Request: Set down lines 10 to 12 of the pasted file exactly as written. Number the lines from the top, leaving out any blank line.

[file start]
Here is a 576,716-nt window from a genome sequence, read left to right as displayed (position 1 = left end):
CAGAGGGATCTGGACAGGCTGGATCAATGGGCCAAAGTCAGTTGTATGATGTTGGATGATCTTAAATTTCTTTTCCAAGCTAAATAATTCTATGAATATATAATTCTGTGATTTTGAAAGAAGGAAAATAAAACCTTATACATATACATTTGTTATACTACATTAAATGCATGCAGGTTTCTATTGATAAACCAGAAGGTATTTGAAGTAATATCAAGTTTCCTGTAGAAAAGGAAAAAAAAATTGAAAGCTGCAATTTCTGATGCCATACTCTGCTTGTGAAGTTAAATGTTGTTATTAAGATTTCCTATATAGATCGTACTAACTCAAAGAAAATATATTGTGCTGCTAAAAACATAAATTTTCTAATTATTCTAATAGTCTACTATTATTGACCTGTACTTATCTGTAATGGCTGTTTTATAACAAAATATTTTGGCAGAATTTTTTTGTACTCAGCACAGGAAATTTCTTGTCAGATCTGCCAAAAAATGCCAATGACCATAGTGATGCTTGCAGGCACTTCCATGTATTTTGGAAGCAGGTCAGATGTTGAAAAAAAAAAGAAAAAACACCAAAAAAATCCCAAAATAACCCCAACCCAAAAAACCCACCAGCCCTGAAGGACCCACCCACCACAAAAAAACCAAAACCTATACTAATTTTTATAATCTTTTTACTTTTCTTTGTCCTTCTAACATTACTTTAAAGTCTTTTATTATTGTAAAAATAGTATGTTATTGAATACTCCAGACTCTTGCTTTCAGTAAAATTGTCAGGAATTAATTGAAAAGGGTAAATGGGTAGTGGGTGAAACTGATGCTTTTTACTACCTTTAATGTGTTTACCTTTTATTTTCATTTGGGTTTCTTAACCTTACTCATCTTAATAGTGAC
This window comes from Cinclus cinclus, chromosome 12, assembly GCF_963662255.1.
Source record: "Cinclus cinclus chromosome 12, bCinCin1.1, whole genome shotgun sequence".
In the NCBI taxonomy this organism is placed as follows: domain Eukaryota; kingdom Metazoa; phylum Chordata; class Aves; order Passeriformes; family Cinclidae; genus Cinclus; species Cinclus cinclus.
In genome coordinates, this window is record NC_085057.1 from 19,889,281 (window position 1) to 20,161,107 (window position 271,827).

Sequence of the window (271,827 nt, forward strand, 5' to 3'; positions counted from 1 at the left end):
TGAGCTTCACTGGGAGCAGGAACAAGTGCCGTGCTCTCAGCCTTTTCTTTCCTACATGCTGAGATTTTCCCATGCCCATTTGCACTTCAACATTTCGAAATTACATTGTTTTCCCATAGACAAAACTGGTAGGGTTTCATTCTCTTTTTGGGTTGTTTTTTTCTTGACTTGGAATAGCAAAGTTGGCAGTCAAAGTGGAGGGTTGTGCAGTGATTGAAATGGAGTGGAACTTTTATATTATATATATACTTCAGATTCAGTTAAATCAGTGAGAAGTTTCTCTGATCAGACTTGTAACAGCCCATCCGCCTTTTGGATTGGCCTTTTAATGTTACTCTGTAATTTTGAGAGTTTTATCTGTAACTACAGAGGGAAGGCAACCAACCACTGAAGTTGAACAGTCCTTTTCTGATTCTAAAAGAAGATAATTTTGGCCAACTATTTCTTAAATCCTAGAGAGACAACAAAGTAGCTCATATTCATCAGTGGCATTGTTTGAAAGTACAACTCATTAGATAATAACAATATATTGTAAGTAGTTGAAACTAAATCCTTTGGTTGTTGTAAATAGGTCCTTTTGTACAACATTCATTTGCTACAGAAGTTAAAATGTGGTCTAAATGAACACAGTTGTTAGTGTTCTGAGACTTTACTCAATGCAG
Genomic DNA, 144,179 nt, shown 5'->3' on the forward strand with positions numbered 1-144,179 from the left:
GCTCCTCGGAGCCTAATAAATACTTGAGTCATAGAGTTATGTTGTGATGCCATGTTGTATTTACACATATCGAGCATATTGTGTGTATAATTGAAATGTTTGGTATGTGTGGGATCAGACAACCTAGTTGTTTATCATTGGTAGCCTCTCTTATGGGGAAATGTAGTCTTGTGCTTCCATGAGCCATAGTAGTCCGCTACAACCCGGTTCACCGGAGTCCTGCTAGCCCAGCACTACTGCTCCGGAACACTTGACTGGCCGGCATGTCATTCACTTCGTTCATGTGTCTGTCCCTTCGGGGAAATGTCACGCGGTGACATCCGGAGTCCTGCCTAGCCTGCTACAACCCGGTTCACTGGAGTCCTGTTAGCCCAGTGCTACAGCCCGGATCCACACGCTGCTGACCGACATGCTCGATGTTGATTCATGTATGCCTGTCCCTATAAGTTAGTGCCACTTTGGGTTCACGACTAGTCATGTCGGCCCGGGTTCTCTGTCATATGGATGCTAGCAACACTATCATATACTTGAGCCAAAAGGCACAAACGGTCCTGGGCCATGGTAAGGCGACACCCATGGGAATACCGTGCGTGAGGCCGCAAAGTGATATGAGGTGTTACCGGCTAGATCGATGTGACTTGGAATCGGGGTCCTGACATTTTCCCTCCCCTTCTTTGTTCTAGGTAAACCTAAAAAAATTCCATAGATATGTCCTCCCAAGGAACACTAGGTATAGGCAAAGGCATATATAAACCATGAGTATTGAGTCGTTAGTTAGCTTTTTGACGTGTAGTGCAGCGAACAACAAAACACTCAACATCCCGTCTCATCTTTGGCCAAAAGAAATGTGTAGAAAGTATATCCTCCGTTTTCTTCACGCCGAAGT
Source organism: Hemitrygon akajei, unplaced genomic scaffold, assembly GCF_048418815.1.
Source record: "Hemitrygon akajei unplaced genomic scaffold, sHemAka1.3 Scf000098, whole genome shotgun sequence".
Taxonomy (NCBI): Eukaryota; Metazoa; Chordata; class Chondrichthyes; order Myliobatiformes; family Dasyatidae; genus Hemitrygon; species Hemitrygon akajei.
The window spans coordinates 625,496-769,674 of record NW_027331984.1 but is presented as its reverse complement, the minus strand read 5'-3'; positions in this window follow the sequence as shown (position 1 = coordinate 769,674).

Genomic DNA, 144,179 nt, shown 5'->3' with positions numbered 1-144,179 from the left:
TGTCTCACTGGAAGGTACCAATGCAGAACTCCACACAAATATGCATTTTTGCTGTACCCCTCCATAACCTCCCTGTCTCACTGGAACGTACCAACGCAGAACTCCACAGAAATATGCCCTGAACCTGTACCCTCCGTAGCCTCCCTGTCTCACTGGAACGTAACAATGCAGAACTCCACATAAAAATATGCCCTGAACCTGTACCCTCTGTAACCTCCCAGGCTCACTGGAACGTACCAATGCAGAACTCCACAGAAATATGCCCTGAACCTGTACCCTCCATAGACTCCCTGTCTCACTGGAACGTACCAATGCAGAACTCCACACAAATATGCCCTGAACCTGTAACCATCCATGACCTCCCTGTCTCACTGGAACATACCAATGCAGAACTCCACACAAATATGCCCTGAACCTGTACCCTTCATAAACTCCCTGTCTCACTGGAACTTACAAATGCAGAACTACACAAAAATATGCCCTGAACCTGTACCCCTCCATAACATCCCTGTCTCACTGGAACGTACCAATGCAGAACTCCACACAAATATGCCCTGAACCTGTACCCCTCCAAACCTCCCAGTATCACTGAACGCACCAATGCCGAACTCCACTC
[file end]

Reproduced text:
GCTCCTCGGAGCCTAATAAATACTTGAGTCATAGAGTTATGTTGTGATGCCATGTTGTATTTACACATATCGAGCATATTGTGTGTATAATTGAAATGTTTGGTATGTGTGGGATCAGACAACCTAGTTGTTTATCATTGGTAGCCTCTCTTATGGGGAAATGTAGTCTTGTGCTTCCATGAGCCATAGTAGTCCGCTACAACCCGGTTCACCGGAGTCCTGCTAGCCCAGCACTACTGCTCCGGAACACTTGACTGGCCGGCATGTCATTCACTTCGTTCATGTGTCTGTCCCTTCGGGGAAATGTCACGCGGTGACATCCGGAGTCCTGCCTAGCCTGCTACAACCCGGTTCACTGGAGTCCTGTTAGCCCAGTGCTACAGCCCGGATCCACACGCTGCTGACCGACATGCTCGATGTTGATTCATGTATGCCTGTCCCTATAAGTTAGTGCCACTTTGGGTTCACGACTAGTCATGTCGGCCCGGGTTCTCTGTCATATGGATGCTAGCAACACTATCATATACTTGAGCCAAAAGGCACAAACGGTCCTGGGCCATGGTAAGGCGACACCCATGGGAATACCGTGCGTGAGGCCGCAAAGTGATATGAGGTGTTACCGGCTAGATCGATGTGACTTGGAATCGGGGTCCTGACATTTTCCCTCCCCTTCTTTGTTCTAGGTAAACCTAAAAAAATTCCATAGATATGTCCTCCCAAGGAACACTAGGTATAGGCAAAGGCATATATAAACCATGAGTATTGAGTCGTTAGTTAGCTTTTTGACGTGTAGTGCAGCGAACAACAAAACACTCAACATCCCGTCTCATCTTTGGCCAAAAGAAATGTGTAGAAAGTATATCCTCCGTTTTCTTCACGCCGAAGT
Source organism: Hemitrygon akajei, unplaced genomic scaffold, assembly GCF_048418815.1.
Source record: "Hemitrygon akajei unplaced genomic scaffold, sHemAka1.3 Scf000098, whole genome shotgun sequence".